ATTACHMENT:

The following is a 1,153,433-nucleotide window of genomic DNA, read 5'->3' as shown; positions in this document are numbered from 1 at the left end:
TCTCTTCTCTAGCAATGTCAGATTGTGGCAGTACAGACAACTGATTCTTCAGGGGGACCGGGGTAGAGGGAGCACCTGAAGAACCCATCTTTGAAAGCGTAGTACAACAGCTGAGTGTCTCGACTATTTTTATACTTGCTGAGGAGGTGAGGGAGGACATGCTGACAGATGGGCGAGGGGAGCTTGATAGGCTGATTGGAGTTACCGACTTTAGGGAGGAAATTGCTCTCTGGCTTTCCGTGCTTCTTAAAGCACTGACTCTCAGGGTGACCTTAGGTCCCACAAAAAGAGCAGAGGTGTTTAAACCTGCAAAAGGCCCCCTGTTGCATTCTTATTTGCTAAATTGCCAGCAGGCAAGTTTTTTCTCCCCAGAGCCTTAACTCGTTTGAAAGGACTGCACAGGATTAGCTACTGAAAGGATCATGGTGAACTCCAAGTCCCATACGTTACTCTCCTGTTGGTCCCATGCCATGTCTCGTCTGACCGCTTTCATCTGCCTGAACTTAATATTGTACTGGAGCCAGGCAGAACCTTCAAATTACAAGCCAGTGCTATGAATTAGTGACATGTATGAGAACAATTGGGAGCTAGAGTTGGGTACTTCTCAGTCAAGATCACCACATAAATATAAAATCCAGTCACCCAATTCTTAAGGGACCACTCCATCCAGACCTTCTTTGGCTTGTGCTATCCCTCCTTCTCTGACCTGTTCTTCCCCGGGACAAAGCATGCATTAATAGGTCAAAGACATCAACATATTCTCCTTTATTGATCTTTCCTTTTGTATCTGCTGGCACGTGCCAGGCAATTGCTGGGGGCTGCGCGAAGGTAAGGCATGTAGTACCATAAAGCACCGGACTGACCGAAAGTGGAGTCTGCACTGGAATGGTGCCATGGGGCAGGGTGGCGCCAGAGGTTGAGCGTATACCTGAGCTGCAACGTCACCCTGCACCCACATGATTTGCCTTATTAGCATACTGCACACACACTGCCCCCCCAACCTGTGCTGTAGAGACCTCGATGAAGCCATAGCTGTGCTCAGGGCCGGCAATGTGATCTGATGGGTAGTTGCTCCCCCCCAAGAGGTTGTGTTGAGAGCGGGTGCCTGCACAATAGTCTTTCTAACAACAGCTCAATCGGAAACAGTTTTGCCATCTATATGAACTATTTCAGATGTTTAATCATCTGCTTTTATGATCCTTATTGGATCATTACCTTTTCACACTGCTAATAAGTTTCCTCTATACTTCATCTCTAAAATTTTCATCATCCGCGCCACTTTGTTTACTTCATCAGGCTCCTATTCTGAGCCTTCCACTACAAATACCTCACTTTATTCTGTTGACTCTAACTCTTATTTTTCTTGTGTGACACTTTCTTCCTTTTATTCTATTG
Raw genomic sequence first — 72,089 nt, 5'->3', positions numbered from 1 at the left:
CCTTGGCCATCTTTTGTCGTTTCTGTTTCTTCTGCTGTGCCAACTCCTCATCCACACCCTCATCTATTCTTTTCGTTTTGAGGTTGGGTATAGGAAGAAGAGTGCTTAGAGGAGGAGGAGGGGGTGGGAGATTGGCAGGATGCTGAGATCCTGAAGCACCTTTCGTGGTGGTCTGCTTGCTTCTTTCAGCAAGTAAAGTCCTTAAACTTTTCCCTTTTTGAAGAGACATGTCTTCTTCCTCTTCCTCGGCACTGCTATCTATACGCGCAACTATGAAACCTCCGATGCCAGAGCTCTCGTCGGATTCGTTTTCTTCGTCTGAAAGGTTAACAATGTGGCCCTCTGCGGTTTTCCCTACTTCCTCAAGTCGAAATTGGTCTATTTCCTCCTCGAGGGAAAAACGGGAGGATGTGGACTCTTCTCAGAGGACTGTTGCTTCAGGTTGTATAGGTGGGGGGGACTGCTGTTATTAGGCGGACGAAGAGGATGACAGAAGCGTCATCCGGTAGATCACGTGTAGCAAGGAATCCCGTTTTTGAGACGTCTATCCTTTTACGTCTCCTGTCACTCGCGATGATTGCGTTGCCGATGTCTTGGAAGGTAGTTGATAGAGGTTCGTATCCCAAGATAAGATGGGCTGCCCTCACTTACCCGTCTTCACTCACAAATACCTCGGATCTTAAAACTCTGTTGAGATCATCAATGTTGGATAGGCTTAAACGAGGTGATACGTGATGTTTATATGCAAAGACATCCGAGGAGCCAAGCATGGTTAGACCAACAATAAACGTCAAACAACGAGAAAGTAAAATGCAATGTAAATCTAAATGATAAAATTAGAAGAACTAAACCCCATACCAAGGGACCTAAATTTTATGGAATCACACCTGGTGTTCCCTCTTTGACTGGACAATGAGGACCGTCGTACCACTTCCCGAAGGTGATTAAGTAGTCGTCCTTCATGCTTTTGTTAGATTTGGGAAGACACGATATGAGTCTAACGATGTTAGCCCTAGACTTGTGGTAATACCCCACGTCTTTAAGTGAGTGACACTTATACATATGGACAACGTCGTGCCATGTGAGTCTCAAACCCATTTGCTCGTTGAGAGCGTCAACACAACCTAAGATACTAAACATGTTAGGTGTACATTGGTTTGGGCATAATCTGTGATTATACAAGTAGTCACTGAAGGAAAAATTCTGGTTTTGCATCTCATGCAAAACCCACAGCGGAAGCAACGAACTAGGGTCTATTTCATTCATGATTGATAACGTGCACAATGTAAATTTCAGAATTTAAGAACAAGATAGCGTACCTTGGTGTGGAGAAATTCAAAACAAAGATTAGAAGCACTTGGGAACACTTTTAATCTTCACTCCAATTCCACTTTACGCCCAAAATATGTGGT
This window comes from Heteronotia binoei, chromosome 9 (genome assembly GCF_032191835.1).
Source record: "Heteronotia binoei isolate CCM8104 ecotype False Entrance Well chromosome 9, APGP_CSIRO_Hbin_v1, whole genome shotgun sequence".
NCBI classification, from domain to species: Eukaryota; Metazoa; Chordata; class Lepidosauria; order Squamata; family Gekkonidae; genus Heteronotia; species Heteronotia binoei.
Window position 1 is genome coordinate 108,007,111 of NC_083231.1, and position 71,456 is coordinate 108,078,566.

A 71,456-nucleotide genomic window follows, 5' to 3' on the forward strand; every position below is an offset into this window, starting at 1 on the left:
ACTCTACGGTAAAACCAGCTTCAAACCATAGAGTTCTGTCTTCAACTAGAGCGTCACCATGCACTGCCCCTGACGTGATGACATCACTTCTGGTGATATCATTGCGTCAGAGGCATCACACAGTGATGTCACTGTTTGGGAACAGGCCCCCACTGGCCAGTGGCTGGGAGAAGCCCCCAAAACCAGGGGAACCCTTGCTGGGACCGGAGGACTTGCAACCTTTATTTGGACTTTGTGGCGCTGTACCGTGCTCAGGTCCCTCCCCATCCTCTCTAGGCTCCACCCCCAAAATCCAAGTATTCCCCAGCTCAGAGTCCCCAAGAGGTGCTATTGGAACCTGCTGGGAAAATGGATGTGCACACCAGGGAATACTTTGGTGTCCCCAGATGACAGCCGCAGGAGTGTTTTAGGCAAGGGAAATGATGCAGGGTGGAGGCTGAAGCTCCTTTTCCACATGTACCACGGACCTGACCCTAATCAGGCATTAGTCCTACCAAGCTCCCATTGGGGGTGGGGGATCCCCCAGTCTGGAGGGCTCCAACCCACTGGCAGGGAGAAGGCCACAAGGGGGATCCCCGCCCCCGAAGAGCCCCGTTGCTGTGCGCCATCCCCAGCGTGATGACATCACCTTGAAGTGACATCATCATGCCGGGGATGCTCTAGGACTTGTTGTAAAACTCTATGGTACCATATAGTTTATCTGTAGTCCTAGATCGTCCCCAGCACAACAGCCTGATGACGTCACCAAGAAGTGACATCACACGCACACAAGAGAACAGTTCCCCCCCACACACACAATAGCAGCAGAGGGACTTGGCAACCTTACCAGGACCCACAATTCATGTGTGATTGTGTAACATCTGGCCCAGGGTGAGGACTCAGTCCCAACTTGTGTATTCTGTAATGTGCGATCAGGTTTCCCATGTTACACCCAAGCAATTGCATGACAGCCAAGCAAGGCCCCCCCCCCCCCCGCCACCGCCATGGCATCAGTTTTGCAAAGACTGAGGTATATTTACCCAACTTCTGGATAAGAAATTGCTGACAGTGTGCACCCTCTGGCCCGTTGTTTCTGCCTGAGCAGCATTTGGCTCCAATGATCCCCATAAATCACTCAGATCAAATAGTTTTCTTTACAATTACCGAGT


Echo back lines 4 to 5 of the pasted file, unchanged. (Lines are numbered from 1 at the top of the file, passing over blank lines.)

CCTTGGCCATCTTTTGTCGTTTCTGTTTCTTCTGCTGTGCCAACTCCTCATCCACACCCTCATCTATTCTTTTCGTTTTGAGGTTGGGTATAGGAAGAAGAGTGCTTAGAGGAGGAGGAGGGGGTGGGAGATTGGCAGGATGCTGAGATCCTGAAGCACCTTTCGTGGTGGTCTGCTTGCTTCTTTCAGCAAGTAAAGTCCTTAAACTTTTCCCTTTTTGAAGAGACATGTCTTCTTCCTCTTCCTCGGCACTGCTATCTATACGCGCAACTATGAAACCTCCGATGCCAGAGCTCTCGTCGGATTCGTTTTCTTCGTCTGAAAGGTTAACAATGTGGCCCTCTGCGGTTTTCCCTACTTCCTCAAGTCGAAATTGGTCTATTTCCTCCTCGAGGGAAAAACGGGAGGATGTGGACTCTTCTCAGAGGACTGTTGCTTCAGGTTGTATAGGTGGGGGGGACTGCTGTTATTAGGCGGACGAAGAGGATGACAGAAGCGTCATCCGGTAGATCACGTGTAGCAAGGAATCCCGTTTTTGAGACGTCTATCCTTTTACGTCTCCTGTCACTCGCGATGATTGCGTTGCCGATGTCTTGGAAGGTAGTTGATAGAGGTTCGTATCCCAAGATAAGATGGGCTGCCCTCACTTACCCGTCTTCACTCACAAATACCTCGGATCTTAAAACTCTGTTGAGATCATCAATGTTGGATAGGCTTAAACGAGGTGATACGTGATGTTTATATGCAAAGACATCCGAGGAGCCAAGCATGGTTAGACCAACAATAAACGTCAAACAACGAGAAAGTAAAATGCAATGTAAATCTAAATGATAAAATTAGAAGAACTAAACCCCATACCAAGGGACCTAAATTTTATGGAATCACACCTGGTGTTCCCTCTTTGACTGGACAATGAGGACCGTCGTACCACTTCCCGAAGGTGATTAAGTAGTCGTCCTTCATGCTTTTGTTAGATTTGGGAAGACACGATATGAGTCTAACGATGTTAGCCCTAGACTTGTGGTAATACCCCACGTCTTTAAGTGAGTGACACTTATACATATGGACAACGTCGTGCCATGTGAGTCTCAAACCCATTTGCTCGTTGAGAGCGTCAACACAACCTAAGATACTAAACATGTTAGGTGTACATTGGTTTGGGCATAATCTGTGATTATACAAGTAGTCACTGAAGGAAAAATTCTGGTTTTGCATCTCATGCAAAACCCACAGCGGAAGCAACGAACTAGGGTCTATTTCATTCATGATTGATAACGTGCACAATGTAAATTTCAGAATTTAAGAACAAGATAGCGTACCTTGGTGTGGAGAAATTCAAAACAAAGATTAGAAGCACTTGGGAACACTTTTAATCTTCACTCCAATTCCACTTTACGCCCAAAATATGTGGT
This window comes from Heteronotia binoei, chromosome 9 (genome assembly GCF_032191835.1).